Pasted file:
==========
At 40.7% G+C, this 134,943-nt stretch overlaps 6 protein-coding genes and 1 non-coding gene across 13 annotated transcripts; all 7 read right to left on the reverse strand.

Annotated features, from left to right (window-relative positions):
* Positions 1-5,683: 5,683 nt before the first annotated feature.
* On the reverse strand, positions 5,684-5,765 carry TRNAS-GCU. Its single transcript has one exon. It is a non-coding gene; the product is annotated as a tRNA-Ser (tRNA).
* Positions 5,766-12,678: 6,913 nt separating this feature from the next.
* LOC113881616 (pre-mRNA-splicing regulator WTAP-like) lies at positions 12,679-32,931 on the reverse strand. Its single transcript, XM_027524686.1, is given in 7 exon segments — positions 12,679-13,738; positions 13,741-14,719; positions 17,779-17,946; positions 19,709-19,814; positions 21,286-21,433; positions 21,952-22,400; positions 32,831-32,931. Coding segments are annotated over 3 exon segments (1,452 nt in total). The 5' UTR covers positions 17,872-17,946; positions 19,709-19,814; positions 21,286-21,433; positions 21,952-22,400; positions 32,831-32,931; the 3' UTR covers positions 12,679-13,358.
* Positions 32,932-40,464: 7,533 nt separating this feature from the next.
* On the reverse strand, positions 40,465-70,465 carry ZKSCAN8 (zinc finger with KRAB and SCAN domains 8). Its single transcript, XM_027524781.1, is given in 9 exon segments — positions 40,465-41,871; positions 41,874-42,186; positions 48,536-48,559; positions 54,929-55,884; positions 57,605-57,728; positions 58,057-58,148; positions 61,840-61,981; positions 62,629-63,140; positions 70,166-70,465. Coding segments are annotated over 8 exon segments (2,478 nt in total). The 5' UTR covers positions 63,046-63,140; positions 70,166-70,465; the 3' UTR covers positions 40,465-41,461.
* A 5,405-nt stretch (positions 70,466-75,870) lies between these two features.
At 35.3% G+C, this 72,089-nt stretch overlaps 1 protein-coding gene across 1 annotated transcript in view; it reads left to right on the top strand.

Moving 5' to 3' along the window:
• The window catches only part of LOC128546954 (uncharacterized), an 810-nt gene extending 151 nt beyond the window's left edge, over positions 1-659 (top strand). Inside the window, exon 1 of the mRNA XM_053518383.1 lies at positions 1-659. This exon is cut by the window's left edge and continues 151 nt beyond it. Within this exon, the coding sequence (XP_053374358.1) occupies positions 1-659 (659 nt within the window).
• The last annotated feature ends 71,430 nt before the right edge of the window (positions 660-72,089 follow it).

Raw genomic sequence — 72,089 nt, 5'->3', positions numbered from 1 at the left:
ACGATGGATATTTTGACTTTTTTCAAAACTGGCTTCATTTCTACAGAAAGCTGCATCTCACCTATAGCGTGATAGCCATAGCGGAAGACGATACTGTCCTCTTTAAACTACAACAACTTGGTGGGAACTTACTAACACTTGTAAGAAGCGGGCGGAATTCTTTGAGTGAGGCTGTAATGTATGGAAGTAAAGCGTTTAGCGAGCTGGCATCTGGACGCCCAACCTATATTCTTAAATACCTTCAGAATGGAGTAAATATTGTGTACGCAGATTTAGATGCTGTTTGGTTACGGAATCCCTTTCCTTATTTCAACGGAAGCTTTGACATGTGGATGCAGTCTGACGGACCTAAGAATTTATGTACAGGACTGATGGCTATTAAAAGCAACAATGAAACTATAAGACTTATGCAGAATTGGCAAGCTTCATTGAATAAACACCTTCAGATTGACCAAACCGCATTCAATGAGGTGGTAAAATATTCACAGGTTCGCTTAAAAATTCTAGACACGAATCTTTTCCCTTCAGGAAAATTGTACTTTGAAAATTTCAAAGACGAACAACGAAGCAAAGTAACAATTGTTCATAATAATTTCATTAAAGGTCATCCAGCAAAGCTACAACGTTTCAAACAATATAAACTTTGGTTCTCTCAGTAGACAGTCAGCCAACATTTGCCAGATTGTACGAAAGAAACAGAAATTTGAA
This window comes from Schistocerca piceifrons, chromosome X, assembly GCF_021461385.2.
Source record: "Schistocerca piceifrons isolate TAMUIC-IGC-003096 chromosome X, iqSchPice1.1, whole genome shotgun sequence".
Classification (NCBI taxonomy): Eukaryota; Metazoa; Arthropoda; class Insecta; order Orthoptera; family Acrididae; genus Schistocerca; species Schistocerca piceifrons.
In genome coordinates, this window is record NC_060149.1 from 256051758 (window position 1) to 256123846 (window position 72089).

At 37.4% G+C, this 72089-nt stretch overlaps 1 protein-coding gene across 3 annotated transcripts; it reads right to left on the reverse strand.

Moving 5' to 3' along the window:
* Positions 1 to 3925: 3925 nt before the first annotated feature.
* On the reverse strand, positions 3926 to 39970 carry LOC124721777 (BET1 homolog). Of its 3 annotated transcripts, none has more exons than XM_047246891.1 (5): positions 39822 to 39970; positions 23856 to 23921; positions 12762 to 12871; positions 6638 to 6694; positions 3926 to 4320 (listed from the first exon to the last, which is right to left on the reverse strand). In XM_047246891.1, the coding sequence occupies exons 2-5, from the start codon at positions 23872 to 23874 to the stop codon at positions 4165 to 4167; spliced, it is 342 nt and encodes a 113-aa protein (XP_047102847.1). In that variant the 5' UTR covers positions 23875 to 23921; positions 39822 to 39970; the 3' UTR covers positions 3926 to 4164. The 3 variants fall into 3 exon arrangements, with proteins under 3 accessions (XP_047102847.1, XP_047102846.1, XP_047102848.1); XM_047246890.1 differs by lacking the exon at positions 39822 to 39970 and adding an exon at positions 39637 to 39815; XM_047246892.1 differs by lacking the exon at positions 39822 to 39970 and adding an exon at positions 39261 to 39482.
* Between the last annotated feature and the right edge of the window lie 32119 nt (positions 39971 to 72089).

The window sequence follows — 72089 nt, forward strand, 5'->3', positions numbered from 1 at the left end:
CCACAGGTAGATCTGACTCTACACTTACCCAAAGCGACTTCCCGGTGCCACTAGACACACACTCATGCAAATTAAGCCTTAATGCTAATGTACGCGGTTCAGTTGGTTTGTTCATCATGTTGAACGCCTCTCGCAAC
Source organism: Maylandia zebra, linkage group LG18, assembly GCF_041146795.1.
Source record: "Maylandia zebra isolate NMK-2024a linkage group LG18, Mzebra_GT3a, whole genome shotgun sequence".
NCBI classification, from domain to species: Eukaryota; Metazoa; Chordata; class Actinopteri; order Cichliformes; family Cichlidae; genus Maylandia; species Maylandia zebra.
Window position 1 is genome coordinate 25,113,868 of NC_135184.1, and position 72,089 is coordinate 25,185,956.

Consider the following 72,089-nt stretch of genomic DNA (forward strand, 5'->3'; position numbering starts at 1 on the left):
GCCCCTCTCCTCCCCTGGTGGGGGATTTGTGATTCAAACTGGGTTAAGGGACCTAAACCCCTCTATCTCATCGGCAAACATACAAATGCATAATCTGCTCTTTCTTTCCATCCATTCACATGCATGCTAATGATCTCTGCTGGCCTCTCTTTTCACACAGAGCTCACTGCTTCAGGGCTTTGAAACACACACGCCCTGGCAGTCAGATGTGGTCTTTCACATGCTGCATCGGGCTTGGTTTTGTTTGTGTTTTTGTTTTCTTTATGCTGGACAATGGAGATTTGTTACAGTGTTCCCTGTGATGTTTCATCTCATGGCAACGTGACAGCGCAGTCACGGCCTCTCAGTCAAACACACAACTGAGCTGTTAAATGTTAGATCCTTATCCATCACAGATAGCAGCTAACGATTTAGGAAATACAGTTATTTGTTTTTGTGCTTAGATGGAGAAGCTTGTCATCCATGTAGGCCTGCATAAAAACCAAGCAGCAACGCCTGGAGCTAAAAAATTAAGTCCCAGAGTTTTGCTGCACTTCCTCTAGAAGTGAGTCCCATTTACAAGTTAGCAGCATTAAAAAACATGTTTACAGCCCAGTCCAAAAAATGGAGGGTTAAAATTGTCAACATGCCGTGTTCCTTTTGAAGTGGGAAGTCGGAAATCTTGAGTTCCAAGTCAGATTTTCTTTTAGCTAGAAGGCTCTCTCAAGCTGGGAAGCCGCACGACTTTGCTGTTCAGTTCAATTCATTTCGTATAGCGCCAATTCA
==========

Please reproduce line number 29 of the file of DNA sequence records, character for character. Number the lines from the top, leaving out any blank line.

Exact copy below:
NCBI classification, from domain to species: Eukaryota; Metazoa; Chordata; class Actinopteri; order Cichliformes; family Cichlidae; genus Maylandia; species Maylandia zebra.